Physiogenic Stress (23:48)

And to me, it's psychogenic is the Shakespeare quote, nothing is either good or bad, but thinking makes it so. And so, when you start getting into physiological stress, you're working too hard, you're running, you got punched like, okay, those are legitimate stressors that can be measured sort of as having, or they have a physical cause. Oftentimes, externally, when you think about psychogenic stress, now you've got somebody who's, they didn't get enough likes on their photo, and now they're spinning out of control, or they're isolated, and now they're telling themselves a story about unworthiness. Walk me through like, and maybe this feeds into PTSD, I'll actually be interested to hear, like how we end up amplifying the problem for ourselves. - Yeah, I mean, I think with humans, there's that disorder generalized anxiety disorder, where it's like, you start amplifying it, and then even just feeling your heart beating fast can generate its own anxiety disorder. So it's kind of this like vicious cycle where it's out of control in that sense. But yeah, I think, psychogenic stress, I think, very quickly, you can go from these low levels that are adaptive to these very high maladaptive levels that make it difficult for you to function, make it difficult for you to feel, on top of your game, or that you're doing, using all of your skills and resources well, or something like that. So I think it feels very paralyzing when you hit a point of excessive fear and anxiety for most people.


Treating PTSD (25:33)

- And have you looked into like how people begin to unwind this? Like, how do you, if somebody has PTSD, which I know you've looked into a lot, how do we begin to back out of that? - Yeah, so I think like, this still kind of the most typical therapy for PTSD is some form of exposure therapy. It's the same for other phobias. So if you're afraid of flying, you can go to a clinic and get in a fake airplane and kind of do that repeatedly over and over, and in a form of exposure therapy, or cognitive behavioral exposure therapy, where you kind of relive the traumatic event, or experience the cues that predict trauma without the trauma itself. So that's fairly typical. - How does that help? - So, I mean, it's actually a lot of that's also based on rodent research. And so what you do when you do exposure therapy is you build a new memory. So a memory that actually I can get in this airplane and everything's gonna be fine. I can drink my wine and eat the crackers or whatever. I can get on this plane, and actually the world's not gonna end, it's gonna be okay. So that's, you're really forming a second new memory there. And a lot of people have worked on that. It's called, you know, extinction learning or what we think of as exposure therapy. And during that new learning, you can again, learn that the plane doesn't mean some terrible is gonna happen. And then those two memories compete. One that getting on an airplane, you know, leads to something terrible, and the other that getting an airplane usually leads to everything being fine and great. And so by doing exposure therapy, you're really kind of just strengthening that extinction memory and, you know, kind of making that memory the primary one that you retrieve when you get on an airplane. The problem with PTSD is unlike other kind of traditional phobias, it's pretty resistant to that type of exposure of therapy. And that's why so many people still work on it. So other, you know, therapies for people who are scared of snakes or scared of planes and stuff have worked pretty well, but kind of these therapies for people who've experienced some very horrific and debilitating trauma usually don't work that well, or if they work, it's pretty short term. So lots of people are still trying to understand it and, you know, why some of these classic exposure therapy methods aren't working and what we can do instead to kind of treat people with PTSD. - So in your work on emotions, what's one thing you've come across that you wish everybody knew?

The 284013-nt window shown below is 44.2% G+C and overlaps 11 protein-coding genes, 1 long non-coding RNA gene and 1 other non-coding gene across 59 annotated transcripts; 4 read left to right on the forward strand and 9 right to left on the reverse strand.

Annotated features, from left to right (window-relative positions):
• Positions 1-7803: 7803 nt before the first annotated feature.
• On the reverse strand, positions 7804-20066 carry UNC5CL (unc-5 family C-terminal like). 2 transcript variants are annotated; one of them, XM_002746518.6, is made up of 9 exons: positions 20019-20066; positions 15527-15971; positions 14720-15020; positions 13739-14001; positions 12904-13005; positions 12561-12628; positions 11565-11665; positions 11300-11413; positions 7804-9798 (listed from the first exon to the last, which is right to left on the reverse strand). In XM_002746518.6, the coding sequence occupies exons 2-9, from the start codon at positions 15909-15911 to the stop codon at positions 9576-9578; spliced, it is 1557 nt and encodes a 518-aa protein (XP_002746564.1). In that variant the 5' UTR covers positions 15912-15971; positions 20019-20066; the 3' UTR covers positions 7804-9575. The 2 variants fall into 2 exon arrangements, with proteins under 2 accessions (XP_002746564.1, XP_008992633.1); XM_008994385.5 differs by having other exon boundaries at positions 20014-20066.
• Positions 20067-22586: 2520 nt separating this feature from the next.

What does Moran's research tell about emotions? (27:51)

- That I wish everybody knew? - Yeah, that might be useful for people. - I actually have a super weird experiment that I ran while I was a postdoc at Caltech. And so I don't know, let's see if how this comes across, it's pretty weird. So I was doing an experiment kind of looking at this model of PTSD, and I just thought, I thought, oh, I know, I have an idea. This is totally an example of like anthropomorphizing stuff. I thought, I have an idea. If I give a bunch of these animals PTSD and then put them back together, it'll help mitigate the effects kind of like when you go to a support group for, you know, where everyone else is stuff for trauma and you talk about it and it seems to make people, it seems to result in better outcomes for people and things like that. So I took some animals, I gave them all PTSD and put them back together. And the next day when I went in, not all of them were even alive. They were, they viciously attacked each other. It was horrible. - Whoa. - Their symptoms were even worse than they were if they just hadn't gone back with other kind of members of their species that had the trauma. And I was very surprised and I was like, whoa, what is going on here? And then I decided to run another experiment to follow up on that where only one of the animals got traumatized and then I put it back into the cage with its litter mates that had not been traumatized. And that seemed to really alleviate the effects of the trauma. So you could really kind of get over the effects of that trauma or reduce those effects of trauma by interacting with and being exposed to others and being social, but not others who'd had trauma themselves. And so. - Whoa, that gave me the chills. What do you think is going on? Is there like eye show aggression because I have PTSD and then the other person shows aggression? - It's probably something like that. It's probably, they all had the same kind of trauma. So there might be an argument that when you're in a group for other survivors of trauma, you have such different experiences that you're able to kind of gain perspective and feel healthy from that interaction. Perhaps if you guys were all in the same bad place at the same time, you would associate those people also at the bad place, I'm not sure. But it kind of did make me think, oh, maybe it makes sense instead of going to support groups is might make more sense to like go hang out with like your three closest buddies that are like pretty psychologically stable and that might be actually the better thing for you to do. Yeah, that was very surprising and weird. - I could talk to you forever.


Connecting With Moran

Where to find Moran (30:43)

Thank you so much for taking the time today. Where can people connect with you and see what you're up to? - I have a lab website, zellacoffskylab.com and you can find me there. Yeah, I'm not really too much on Facebook. My Instagram is mostly my climbing stuff. So I wouldn't tell anyone to go there. Yeah, and then I'm on Twitter also at Moriel Z. - Love it, awesome. Moriel, thank you so much for joining me today. It was amazing. Guys, if you're not learning about neuroscience, I really think you're missing a trick. Dive in, she's got amazing stuff. Obviously what she's doing in her lab is so fascinating, emotions are so critical. So do check it out. And if you haven't already, be sure to subscribe. And until next time, my friends, be legendary. Take care. Most of us believe that we see reality as it is. When we look up and see the moon, it's because there really is a moon and it would exist even if there were no observers to see the moon, it would still exist.


Great! You’ve successfully signed up.

Welcome back! You've successfully signed in.

You've successfully subscribed to Wisdom In a Nutshell.

Success! Check your email for magic link to sign-in.

Success! Your billing info has been updated.

Your billing was not updated.